How Do You Know When Your Customers Are Starting to Stray?

Putnam County Route 12 - New YorkMost businesses tend to focus their efforts on growing along a single dimension: acquisition. Good ones take it step further and focus on “service recovery,” making every attempt to retain a customer’s business after something has gone horribly wrong.

Great businesses recognize and actively work a third dimension by paying attention to those cues that indicate their customer is becoming disinterested. When these leading indicators start to show in the customer relationship, great businesses recognize it and begin cultivating the relationship once again to make sure an event never takes place that requires “service recovery.”

So, how do you know when your customers are starting to stray? A recent dining experience with my family is the perfect example.

My family traveled to another town last weekend for my daughter’s basketball tournament, and with time on our hands before tip-off, we decided to grab a bite to eat. I found a few restaurants in the area using the iPhone app Around Me and picked one based on the menu and reviews.

We were initially happy with our selection. The place was clean, had a nice atmosphere, and a great menu. The restaurant was packed, which is always a good sign. But our initial enthusiasm slowly gave way toward indifference when every “leading indicator” I presented went unnoticed.

What were those cues?

  • The first was little or unclear direction from my “coach” — in this case, our waitress, on the product. I was torn between two entrées, and when I pressed for information and a recommendation on each I got a very tepid, non-committal response. The waitress couldn’t speak to either product, probe with any questions around why I picked those two, and basically left me with little to use as the basis of my selection.
  • The second cue was the most obvious: disengagement with the product. The entrée I selected was not good. I made that clear by leaving the plate of food virtually untouched. Strike two was when I declined another drink, and strike three (you’re out!) was when the waitress picked up the nearly full plate at the end of the meal and asked the standard, “Was everything okay?” question to all of us. Recognizing disengagement with the product and proactively saying, “You didn’t seem to enjoy the entrée. Can I ask why?” would have been the right thing to do.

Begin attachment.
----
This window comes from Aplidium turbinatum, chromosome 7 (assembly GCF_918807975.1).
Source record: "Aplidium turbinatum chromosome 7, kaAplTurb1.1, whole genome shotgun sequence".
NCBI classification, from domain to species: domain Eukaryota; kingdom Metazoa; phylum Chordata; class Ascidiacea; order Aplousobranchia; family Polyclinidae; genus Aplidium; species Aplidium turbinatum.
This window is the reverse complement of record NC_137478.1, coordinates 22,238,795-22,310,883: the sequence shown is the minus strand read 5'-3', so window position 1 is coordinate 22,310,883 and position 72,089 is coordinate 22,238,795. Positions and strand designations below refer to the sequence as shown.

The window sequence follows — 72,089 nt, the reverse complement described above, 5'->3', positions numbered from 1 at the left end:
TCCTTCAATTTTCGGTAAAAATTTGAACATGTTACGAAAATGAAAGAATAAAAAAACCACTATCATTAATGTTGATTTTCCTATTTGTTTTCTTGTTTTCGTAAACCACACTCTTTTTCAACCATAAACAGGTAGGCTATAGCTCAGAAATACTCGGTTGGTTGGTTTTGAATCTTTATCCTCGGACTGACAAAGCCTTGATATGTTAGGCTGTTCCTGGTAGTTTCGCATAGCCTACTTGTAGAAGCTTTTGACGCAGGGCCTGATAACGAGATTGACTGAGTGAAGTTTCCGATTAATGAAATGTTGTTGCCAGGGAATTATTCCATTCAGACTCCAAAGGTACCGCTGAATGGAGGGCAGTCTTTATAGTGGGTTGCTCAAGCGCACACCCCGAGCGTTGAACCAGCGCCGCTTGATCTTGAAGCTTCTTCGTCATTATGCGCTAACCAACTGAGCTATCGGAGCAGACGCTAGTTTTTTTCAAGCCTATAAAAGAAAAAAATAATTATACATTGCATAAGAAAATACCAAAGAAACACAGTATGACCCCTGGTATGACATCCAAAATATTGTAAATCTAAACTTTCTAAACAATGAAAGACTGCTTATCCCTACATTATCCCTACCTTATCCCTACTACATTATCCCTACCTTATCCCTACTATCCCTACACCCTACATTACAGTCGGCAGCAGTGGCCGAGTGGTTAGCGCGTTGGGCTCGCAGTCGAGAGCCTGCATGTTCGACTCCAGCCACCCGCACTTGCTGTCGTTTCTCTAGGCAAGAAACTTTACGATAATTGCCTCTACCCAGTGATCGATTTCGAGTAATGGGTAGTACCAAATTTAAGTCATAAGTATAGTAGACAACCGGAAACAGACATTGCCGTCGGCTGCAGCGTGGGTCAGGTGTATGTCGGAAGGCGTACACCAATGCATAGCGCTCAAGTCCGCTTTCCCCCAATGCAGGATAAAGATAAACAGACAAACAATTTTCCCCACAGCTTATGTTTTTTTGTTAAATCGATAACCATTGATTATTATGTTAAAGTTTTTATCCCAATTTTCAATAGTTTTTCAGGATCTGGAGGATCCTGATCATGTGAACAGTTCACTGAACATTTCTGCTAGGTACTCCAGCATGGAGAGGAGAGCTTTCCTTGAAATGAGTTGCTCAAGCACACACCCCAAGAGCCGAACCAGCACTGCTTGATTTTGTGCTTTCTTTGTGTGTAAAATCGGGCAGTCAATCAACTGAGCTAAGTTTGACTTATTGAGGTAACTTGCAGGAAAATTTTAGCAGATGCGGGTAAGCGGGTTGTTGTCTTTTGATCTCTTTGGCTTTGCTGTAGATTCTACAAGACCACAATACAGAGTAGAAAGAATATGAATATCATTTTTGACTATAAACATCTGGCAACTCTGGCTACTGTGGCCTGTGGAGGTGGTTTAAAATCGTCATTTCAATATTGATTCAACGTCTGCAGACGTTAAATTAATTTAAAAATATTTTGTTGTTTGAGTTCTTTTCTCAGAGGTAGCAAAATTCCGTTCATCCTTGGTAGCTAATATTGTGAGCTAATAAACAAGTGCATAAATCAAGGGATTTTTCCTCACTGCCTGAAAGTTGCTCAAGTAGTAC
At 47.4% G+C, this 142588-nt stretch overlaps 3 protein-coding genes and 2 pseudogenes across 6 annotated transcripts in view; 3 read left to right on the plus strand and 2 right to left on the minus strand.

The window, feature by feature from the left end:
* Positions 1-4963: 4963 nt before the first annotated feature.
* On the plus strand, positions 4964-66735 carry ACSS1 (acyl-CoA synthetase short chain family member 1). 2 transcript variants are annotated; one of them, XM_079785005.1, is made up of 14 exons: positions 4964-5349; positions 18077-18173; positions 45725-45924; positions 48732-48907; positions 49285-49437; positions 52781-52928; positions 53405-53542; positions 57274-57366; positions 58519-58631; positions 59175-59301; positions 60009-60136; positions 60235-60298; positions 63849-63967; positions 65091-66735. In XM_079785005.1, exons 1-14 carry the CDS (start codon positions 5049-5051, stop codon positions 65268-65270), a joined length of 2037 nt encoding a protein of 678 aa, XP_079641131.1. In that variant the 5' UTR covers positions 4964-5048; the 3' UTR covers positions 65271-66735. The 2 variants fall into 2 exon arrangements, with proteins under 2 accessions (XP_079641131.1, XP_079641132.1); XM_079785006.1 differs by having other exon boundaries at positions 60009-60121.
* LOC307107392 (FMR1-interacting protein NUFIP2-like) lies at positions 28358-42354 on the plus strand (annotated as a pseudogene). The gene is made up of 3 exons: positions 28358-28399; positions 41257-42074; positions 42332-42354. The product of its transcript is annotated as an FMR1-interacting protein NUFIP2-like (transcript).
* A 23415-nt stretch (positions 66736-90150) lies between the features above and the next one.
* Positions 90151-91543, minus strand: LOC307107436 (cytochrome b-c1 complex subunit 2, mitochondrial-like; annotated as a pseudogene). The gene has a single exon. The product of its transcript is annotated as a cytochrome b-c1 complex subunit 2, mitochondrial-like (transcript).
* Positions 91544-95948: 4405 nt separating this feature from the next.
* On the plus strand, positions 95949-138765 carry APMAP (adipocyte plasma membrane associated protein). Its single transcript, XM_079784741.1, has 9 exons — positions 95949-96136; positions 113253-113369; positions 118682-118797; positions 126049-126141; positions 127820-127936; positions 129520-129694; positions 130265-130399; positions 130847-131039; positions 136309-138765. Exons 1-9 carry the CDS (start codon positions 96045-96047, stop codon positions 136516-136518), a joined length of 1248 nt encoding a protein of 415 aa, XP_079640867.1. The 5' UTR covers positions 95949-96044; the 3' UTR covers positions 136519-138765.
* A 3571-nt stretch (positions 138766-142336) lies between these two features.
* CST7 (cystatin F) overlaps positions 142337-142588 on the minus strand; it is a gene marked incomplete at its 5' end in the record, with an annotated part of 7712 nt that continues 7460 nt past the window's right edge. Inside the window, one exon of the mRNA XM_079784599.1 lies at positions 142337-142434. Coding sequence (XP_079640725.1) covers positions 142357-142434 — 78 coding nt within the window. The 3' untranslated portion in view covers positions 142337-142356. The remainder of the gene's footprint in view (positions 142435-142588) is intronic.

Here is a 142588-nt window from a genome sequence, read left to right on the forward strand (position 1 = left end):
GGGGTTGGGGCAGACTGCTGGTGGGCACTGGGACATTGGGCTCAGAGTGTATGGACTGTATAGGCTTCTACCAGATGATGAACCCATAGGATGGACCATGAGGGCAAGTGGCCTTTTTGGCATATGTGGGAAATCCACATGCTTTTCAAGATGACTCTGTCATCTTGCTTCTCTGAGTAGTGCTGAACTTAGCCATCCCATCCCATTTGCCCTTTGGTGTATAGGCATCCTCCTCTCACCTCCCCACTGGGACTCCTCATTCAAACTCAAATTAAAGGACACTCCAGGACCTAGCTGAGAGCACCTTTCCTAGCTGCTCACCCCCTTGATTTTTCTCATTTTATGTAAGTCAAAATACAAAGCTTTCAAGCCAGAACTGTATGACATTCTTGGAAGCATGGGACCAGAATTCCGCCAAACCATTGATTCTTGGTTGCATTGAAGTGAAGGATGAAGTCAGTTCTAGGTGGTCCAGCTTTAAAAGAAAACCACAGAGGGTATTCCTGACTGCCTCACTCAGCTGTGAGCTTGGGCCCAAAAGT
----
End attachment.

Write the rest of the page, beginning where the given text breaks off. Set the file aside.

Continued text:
The customer lifecycle can be measured in years, months, or in some cases, in just a matter of hours. Not recognizing the warning signs can result in lost business and unfavorable word of mouth feedback. Recognizing those leading indicators and taking immediate action to put a customer back on the “happy path” are just as important to business growth as acquisition and service recovery.

Are your customers starting to stray? How would you recognize that and what actions would you/should you take?  Share your thoughts!

With twenty-plus years working in a variety of contact center roles, Larry Streeter now heads up the award winning Customer Support team at Constant Contact, the leader in online marketing tools for small businesses. Insuring the 1.2 million calls, chats, and emails his staff handle each year with nothing less than an “awe-inspiring” experience is Larry’s passion. With a keen eye for recognizing service triumphs and failures, Larry loves to shares his experiences on his blog,

photo credit: dougtone

3 Responses to “How Do You Know When Your Customers Are Starting to Stray?”

  1. Tom Chapman said:

    Apr 14, 11 at 8:53 am

    What a shame your dining experience wasn’t so good.

    Your piece highlights the human side of a business – even the best CRM solution won’t help your business in showing you the failings, if your workforce – in this case the waitress – isn’t passionate about their work or product.

    A happy customer means either repeat business or an advocate for what you have on offer if you offer a one-off service. I value all customers and even if I can’t offer them business, just pointing them in the right direction means you have a “happy customer”W and who knows when they might come back to you?

    Hope your next restaurant experience is/ was more enjoyable!

  2. Shep Hyken said:

    Apr 14, 11 at 10:29 am

    Larry, your points are well taken. Several thoughts come to mind… First, when there is ever a problem, the goal should be to do more than just fix the problem. Ultimately you want to restore customer confidence. That comes from how you fix the problem (the attitude, the urgency, etc.)

    Second, your server in the restaurant may be good at taking a food order and bringing the food out to the table, but lacks ability to communicate with the guest. There is a soft skill – a people skill – that cannot be overlooked. You can train people in the operational side of being a server. However, they have to come to the job with the personality that suits the job, in this case dealing with people – lots of people. The old cliche, “Hire the attitude and train the skill,” comes to mind. It is a shame that the attitude of indifference, or the lack of customer focused skills training, could cause a good experience to go bad.

    Shep Hyken, author of “The Amazement Revolution” (

  3. Larry Streeter said:

    Apr 15, 11 at 8:21 am

    Tom and Shep,

    Thanks for your comments, you’re both spot on!

    I love the cliche (nver heard it!) “hire the attitude and train the skill” as it speaks to the most common cause of a poor customer experience.

    Two days ago I called a new restaurant in my town to make a reservation for the family to celebrate my birthday. The person at the restaurant who answered my call merely said “Hello?”.

    That’s it, nothing else….

    It’s amazing how all the work done on the facility, ambiance, food, and drink is completely wasted by an unskilled, disengaged employee.

    Thanks for sharing!